Doug Sloan

Pinot Noir – the heartbreak grape

Of all the classic red wines, Pinot Noirs are most likely to be overlooked, under-appreciated or just plain misunderstood

Of all the classic red wines, Pinot Noirs are most likely to be overlooked, under-appreciated or just plain misunderstood.

With layers of aroma and flavour from floral through fruit into spices, and earthy animal elements like leather and roasted meats – it is much more about subtlety than sheer power.

Typically light in ‘weight’ and colour, Cono Sur Pinot Noir (341602) $12.45 from Chile is very much a classic New World Pinot Noir – with that elusive scent of fresh cut beets over dark cherry and jammy strawberry flavours and that “tree bark” liquorice twist of fresh leathery tobacco leaf.

In his wine cult classic book, The Heartbreak Grape, Marq de Villiers tries to explain Pinot Noir’s allure: “Something struck me about its clarity, a brilliant red, like rubies under fire …it was rich and complex, with a maddening hint of chocolate and violets.”

Fruit for Riverlore Marlborough Pinot Noir (459503) $18.50 was harvested at optimum ripeness for great complexity and weight. The result is a lovely vibrant-coloured wine with aromas of sweet strawberries and dark fruits. On the tongue there are bright cranberry, raspberry and strawberry flavours that slide seamlessly into a lightly smoked oak and earthy finish.

Rich and complexly scented and flavoured, although it can be quite light in colour, Pinot Noir is smooth and relatively unassertive compared to sturdy Cabernet Sauvignons, lush Merlots, peppery Malbecs and boisterous Zinfandels.

Made from grapes grown in various vineyards up and down the coast of California, in regions that include Monterey, Santa Barbara and Mendocino, Murphy-Goode Pinot Noir (608075) $20.75 has that textbook vibrant black cherry character, bright and sassy over deep strawberry fruit. Subtle hints of dried sage and star anise add interest and complexity. Aging in both French and American oak contributed subtle notes of vanilla.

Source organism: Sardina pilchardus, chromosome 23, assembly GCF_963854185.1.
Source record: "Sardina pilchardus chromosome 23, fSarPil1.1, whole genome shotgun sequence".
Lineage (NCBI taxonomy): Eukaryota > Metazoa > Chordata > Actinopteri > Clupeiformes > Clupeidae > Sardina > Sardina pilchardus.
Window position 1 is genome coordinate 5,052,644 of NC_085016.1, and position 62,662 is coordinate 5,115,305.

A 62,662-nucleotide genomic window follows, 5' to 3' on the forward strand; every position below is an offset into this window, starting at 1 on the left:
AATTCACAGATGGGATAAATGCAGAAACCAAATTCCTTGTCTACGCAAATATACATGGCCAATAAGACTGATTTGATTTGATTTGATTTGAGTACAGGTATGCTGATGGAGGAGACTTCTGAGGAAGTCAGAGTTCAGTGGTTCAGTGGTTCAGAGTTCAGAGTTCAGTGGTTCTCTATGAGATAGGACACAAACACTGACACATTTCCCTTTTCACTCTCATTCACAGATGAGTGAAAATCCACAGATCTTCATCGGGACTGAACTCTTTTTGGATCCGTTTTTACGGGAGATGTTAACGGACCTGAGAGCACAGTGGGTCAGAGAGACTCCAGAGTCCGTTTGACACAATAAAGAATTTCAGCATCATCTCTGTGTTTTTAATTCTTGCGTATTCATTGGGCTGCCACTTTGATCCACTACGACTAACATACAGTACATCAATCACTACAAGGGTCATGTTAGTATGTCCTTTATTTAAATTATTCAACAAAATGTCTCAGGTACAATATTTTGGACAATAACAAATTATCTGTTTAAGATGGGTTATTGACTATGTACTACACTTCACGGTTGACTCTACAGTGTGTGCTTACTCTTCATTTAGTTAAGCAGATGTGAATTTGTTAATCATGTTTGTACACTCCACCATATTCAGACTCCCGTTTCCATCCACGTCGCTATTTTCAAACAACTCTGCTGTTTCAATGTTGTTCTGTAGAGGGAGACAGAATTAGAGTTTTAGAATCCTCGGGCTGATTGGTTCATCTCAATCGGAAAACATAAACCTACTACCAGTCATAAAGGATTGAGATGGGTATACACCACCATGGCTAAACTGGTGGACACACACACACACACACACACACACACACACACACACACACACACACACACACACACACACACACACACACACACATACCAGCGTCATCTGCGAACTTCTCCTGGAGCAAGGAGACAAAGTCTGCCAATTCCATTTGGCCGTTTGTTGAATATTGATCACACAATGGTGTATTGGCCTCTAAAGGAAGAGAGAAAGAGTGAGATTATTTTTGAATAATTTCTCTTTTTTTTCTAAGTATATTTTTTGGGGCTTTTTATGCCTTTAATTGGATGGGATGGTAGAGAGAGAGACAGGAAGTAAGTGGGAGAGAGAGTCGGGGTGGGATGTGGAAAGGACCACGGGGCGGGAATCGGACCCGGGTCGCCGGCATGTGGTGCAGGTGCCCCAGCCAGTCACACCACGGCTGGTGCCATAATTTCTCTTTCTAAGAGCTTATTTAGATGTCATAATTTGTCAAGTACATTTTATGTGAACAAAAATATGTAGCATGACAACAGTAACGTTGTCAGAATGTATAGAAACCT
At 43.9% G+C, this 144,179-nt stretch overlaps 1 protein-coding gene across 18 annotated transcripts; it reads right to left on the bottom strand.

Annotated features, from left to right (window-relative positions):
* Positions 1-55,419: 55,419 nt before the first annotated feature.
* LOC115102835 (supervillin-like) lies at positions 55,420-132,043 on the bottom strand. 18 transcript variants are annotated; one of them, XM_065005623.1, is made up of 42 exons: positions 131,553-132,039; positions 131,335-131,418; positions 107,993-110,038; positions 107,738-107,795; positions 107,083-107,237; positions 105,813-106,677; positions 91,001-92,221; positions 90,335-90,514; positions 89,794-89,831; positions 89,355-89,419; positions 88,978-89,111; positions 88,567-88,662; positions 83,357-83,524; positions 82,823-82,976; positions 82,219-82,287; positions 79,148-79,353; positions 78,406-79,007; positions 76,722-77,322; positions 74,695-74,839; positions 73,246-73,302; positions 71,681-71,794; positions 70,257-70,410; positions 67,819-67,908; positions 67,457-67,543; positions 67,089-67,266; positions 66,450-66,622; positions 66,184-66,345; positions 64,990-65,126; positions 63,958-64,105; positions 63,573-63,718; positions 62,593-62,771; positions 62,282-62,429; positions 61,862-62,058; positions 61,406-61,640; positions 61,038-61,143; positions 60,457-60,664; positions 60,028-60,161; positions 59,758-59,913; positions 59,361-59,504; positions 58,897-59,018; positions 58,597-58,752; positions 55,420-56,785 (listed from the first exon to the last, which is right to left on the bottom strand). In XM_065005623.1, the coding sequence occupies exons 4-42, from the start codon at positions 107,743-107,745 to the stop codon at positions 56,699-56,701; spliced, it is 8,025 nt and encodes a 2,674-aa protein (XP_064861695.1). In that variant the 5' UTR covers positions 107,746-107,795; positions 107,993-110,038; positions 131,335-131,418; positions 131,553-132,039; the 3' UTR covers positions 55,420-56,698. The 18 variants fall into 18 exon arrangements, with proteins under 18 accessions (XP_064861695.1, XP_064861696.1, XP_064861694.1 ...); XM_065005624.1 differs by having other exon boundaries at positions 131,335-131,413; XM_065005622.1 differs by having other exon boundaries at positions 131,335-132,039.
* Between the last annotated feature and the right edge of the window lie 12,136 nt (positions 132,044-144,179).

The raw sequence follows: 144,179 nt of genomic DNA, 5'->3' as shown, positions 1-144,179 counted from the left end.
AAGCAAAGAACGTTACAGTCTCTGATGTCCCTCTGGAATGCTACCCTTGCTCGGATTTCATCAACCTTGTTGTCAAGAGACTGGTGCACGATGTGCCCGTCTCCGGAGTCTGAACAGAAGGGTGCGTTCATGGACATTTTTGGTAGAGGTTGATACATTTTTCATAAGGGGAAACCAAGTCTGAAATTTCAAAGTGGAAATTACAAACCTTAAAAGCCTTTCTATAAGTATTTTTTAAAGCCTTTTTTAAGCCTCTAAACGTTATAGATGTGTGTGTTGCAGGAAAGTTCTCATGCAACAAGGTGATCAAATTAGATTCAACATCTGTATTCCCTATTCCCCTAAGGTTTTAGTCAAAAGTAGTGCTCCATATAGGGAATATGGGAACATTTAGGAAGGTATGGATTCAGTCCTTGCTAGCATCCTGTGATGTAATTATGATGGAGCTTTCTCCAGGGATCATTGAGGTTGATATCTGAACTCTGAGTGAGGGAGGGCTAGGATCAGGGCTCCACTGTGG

Then there’s that especially ‘silky’ mouth-feel – a rich tactile tongue-coating quality all out of proportion to the often very delicate fruit flavours and floral aromas that even simple Pinot Noirs offer us.

Often this makes them taste much sweeter than they are, especially when the winemaker minimalizes interventionist meddling and instead encourages the wine to more or less make itself.

Don’t be surprised if the last glass out of the bottle of Synchromesh ‘Palo Solera Vineyard’ Pinot Noir (63610) $26 from the Okanagan Valley’s East Kelowna pours a little cloudy. This is real wine, made from real grapes, unfined and unfiltered. Raspberry, cherry and sweet spices mingle with leather, cedar and some rainforest floor notes on the nose. There’s a natural simplicity to this luscious and seriously supple red – ripe berry fruit, fresh sliced beet aromas and flavours and subtle sage and earthy thyme complexities in the long aftertaste.

As the name of de Villier’s 1994 study implies, ‘The Heartbreak Grape’ is among the most difficult to successfully cultivate and turn into wine. The grape’s tendency to produce tightly packed clusters makes it susceptible to bunch rot and powdery mildew. Thin-skinned grapes that ripen unevenly can lead to lightly coloured red wines with aromas and flavours that sometimes fall short of greatness.

Adventurous and relatively well-funded pinotphiles may have to hunt to find a bottle of Marimar Estates Don Miguel ‘La Masia’ Vineyard Russian River Valley (71133) $58.75.  Like a much more expensive Burgundy, it flaunts concentrated layers of cherries, berries, raisins and dried prunes hovering over an earthy undercurrent of mushrooms and truffles before sliding into subtle echoes of molasses, dark chocolate and coffee.

Although there are a few somewhat affordable red wines from Burgundy that are clearly labelled as Pinot Noir, most are named for their specific districts – Nuits St.Georges, Gevrey Chambertin, Pommard, Mercurey, etc.

Experienced wine lovers who have deliberately pursued a deeper relationship with ‘The Heartbreak Grape’ won’t be surprised at the price of Seguin-Manuel Pommard ‘Vielles Vignes’ (514414) $77.90.  From the village of Pommard in Burgundy’s Cote de Beaune, this is among the most affordable examples of the red wines made from Pinot Noir grapes that made Burgundy world famous. Lightly coloured, it offers aromas of raspberry and black cherry with a smoky molasses note. Despite being both bright and silky on first sip it has a deep and persistent backbone of tamed tannins that beautifully frames the predominant flavours of cherry, boysenberry and blueberry.

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